All of this praise is not to suggest the game does not have a few small issues, though they are minor enough that a simple patch could fix them. The most annoying of these problems is the inability to manually disengage a unit squadron from combat without using the “retreat” command. This oversight leaves players unable to order a squadron to change their target from one unit to another should reinforcements arrive. While one could argue the developers intended the lack of target switching to act as a strategic element forcing users to exercise caution and avoid over-commitment of troops, it has the potential to become aggravating in mass-scale conflict.
Another small annoyance is the inability to recruit troops from a forward base. No matter how many villages are captured, users are only able to summon units from the original starting point. Due to this limitation, gamers playing in skirmish mode must wait for their troops to travel from one side of the map to the other, which can take a considerable amount of time depending on the size of the map. The result is that reinforcing ongoing battles as troops fall becomes next to impossible as players expand their controlled territory, and outlying villages are hard to defend. Although these “problems” may be frustrating at times, optimistic players may simply choose to look at them as one more layer of strategy that must be considered when playing.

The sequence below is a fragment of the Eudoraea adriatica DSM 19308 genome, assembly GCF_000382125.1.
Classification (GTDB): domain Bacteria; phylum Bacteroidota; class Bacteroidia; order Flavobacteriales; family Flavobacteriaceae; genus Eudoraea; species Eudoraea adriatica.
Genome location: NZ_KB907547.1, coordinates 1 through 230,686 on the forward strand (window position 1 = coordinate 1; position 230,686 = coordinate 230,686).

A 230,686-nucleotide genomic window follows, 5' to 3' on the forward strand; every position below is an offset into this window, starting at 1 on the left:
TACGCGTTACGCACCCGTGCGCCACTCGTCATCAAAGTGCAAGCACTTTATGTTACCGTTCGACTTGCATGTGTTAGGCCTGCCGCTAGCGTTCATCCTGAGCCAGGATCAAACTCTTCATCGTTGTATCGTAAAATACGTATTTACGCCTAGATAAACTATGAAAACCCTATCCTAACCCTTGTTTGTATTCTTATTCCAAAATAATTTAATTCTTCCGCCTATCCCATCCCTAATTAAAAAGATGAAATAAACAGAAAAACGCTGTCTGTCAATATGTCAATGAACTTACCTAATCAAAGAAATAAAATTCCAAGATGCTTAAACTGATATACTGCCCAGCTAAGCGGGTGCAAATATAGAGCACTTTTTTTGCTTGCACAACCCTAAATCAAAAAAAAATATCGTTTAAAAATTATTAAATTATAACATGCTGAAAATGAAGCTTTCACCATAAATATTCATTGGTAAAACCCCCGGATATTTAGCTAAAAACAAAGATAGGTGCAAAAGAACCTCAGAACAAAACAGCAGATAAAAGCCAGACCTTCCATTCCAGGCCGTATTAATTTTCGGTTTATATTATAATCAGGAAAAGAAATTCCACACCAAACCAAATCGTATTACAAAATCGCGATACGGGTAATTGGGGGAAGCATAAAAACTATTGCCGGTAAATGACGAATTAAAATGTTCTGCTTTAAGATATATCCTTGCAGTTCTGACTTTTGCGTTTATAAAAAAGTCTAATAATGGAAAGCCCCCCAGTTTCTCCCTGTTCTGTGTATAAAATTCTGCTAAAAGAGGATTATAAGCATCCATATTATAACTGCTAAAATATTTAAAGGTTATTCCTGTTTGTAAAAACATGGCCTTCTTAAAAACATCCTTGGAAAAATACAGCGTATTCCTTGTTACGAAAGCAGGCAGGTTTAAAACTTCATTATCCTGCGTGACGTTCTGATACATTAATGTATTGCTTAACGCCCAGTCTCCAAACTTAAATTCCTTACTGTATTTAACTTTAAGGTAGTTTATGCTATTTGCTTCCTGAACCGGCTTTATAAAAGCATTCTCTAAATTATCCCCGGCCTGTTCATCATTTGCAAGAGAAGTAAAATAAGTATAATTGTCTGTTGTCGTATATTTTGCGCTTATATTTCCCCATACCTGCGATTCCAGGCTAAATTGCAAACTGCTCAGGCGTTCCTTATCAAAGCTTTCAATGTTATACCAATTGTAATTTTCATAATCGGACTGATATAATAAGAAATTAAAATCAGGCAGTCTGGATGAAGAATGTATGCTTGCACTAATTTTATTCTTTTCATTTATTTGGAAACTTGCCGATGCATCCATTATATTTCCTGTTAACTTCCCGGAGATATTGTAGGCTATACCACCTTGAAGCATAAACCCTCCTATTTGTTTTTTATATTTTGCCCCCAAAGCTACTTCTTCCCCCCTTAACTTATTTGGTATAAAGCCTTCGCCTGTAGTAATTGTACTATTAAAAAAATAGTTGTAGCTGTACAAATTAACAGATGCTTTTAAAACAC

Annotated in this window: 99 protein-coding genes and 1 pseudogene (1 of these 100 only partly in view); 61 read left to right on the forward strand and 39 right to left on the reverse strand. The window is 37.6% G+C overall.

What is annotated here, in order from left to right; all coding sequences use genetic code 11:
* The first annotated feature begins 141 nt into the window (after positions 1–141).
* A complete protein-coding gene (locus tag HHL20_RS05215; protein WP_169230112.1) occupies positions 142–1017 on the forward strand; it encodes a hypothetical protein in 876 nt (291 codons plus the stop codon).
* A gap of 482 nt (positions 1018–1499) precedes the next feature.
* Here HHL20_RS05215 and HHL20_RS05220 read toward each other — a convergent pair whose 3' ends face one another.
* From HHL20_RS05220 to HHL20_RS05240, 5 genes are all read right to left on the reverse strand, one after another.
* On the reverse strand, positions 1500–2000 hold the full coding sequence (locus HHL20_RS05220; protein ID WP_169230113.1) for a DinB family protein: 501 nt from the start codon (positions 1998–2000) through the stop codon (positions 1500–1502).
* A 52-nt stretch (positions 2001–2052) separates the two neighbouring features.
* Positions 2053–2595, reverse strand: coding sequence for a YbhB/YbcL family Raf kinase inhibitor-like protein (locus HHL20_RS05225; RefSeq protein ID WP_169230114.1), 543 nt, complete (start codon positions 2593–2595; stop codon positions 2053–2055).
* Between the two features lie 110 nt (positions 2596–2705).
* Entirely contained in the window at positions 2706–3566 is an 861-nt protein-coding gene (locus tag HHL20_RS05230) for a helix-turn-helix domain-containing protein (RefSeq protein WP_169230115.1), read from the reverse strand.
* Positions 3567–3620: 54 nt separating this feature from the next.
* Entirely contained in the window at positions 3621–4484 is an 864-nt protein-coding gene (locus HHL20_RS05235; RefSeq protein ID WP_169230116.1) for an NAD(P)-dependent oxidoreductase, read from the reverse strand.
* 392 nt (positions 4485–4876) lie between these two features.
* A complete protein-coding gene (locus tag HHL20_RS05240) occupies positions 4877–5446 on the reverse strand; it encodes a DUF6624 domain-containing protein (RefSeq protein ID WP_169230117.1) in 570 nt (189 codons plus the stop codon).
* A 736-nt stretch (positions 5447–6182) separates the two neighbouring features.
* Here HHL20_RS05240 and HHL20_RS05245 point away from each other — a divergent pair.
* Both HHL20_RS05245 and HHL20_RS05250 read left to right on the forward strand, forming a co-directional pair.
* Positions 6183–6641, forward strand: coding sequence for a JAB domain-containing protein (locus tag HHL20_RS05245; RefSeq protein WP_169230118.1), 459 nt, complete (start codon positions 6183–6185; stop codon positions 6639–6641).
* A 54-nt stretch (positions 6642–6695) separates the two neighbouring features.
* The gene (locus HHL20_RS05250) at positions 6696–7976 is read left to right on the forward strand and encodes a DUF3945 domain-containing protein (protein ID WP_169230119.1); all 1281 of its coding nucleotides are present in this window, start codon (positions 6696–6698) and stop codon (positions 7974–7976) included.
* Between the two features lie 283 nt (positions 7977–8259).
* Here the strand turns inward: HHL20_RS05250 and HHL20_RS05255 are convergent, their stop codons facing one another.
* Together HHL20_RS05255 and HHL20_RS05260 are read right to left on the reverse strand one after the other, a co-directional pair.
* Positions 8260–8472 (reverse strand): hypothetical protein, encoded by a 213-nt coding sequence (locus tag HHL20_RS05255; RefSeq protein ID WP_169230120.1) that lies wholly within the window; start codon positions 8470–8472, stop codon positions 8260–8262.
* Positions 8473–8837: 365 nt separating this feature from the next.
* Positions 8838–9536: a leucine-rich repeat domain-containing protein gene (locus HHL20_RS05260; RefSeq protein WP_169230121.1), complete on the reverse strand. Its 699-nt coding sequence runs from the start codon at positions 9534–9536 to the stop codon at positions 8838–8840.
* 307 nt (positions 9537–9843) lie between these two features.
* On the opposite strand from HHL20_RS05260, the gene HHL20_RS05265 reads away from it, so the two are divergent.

Overall, Ancestors Legacy is an excellent addition to the RTS genre. While the game is not revolutionary, it takes all the best elements of its forebears and fuses them together. Destructive Creations has hit the nail on the proverbial head with this offering—an axe to the face of those who doubted the studio after its debut title, Hatred, was almost universally panned by critics. The care and dedication to detail so obvious throughout the game serves as a testament to the development team’s love of Scandinavian and European history and should please anyone who is a history buff or fan of real-time strategy games.